Independent Swiss watch manufacture Armin Strom debuted one of the most interesting timepieces of 2016, distinguished by its unique dual regulation system that increases precision through “resonance.” Resonance was studied in the context of watchmaking as early as the 17th century, when Christiaan Huygens (1629-1695), inventor of the pendulum clock, first discovered that two separate pendulum clocks, when hung from a common beam, synchronized, thanks to resonance (two oscillating bodies in close proximity influence each other and eventually synchronize). Abraham-Louis Breguet later also explored resonance and subsequently created a double pendulum resonance clock. According to Armin Strom, there are three main benefits of resonance. First, it creates a stabilizing effect on timekeeping which improves accuracy. Second, it conserves energy. Third, it reduces the negative effects of timekeeping accuracy due to outside disturbances, such as shock to the balance staff, which

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Jason Pitsch

Tudor Black Bay Chronograph Hands-On

Jason Pitsch

After setting the stage for the past five years with annual debuts of new variations to the three-hand Black Bay collection, which you can see in our archives, this year, Tudor, dropped their first Black Bay Chronograph. Presented in the same size case, that measures 41 mm in diameter, and is available in stainless steel, the new Chronograph has a thinner fixed bezel, as opposed to the standard Black Bay line which is thicker and rotates unidirectionally. Plus, it is steel, which apart from the new Black Bay Steel, is completely different from all existing Black Bay models which are steel with a colored aluminum insert. One design feature I personally like the most is the engraved tachymeter scale, which is reminiscent of a Rolex Daytona or 1970s Tudor Monte Carlo. The design feature I like the least is the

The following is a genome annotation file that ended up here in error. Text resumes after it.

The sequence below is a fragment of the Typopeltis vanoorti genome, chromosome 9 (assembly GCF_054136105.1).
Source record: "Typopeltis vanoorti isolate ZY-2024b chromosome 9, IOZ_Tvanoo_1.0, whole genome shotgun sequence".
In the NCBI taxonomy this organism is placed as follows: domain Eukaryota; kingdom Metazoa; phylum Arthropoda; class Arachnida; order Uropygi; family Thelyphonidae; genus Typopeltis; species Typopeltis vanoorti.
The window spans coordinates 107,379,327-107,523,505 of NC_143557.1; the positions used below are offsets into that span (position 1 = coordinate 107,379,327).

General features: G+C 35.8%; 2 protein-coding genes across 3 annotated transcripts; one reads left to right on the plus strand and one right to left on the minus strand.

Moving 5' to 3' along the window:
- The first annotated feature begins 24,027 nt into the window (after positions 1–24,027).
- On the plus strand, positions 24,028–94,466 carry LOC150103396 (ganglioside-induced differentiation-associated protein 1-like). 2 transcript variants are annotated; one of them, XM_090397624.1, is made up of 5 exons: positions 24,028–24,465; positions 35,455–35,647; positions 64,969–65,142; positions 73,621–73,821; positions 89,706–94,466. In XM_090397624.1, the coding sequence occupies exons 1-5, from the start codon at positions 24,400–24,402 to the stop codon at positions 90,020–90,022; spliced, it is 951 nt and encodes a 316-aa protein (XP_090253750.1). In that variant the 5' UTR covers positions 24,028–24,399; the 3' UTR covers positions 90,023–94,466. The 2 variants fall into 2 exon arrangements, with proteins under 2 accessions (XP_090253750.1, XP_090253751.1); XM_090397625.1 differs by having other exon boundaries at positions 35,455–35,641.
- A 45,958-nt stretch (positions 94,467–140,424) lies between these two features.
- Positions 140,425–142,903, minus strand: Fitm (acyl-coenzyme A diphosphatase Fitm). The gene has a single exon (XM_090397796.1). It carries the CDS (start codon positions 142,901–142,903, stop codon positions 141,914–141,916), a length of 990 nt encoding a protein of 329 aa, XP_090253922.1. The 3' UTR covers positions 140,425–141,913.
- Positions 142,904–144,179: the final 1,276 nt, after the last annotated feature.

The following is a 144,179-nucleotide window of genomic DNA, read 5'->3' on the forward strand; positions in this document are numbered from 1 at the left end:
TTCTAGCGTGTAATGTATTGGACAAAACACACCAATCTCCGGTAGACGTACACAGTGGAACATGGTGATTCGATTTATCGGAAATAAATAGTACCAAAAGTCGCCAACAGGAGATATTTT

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Jason Pitsch

Girard-Perregaux Laureato Hands-On

Jason Pitsch

Girard-Perregaux first produced a luxury sports watch with octagonal bezel and integrated bracelet in 1975, during an era known for iconic watch designs. Just last year they relaunched the Laureato, inspired by that 70s model, with a “Clous de Paris” dial, that is akin to the Royal Oak’s “Grand Tapisserie” dial, at Baselworld 2016, in one size. For 2017, Girard-Perregaux followed that one timepiece up with an onslaught Laureato timepieces, in 4 sizes: 34 mm, 38 mm, 42 mm, 45 mm. The 34, 38, and 42 mm models are all basic three-handers with a plethora of variations within each size. The 34 mm model is targeted towards women and comes with strap or bracelet, in steel, two-tone, or rose gold, most of which come with diamonds. Next size up is a 38 mm diameter, targeted at both men and women,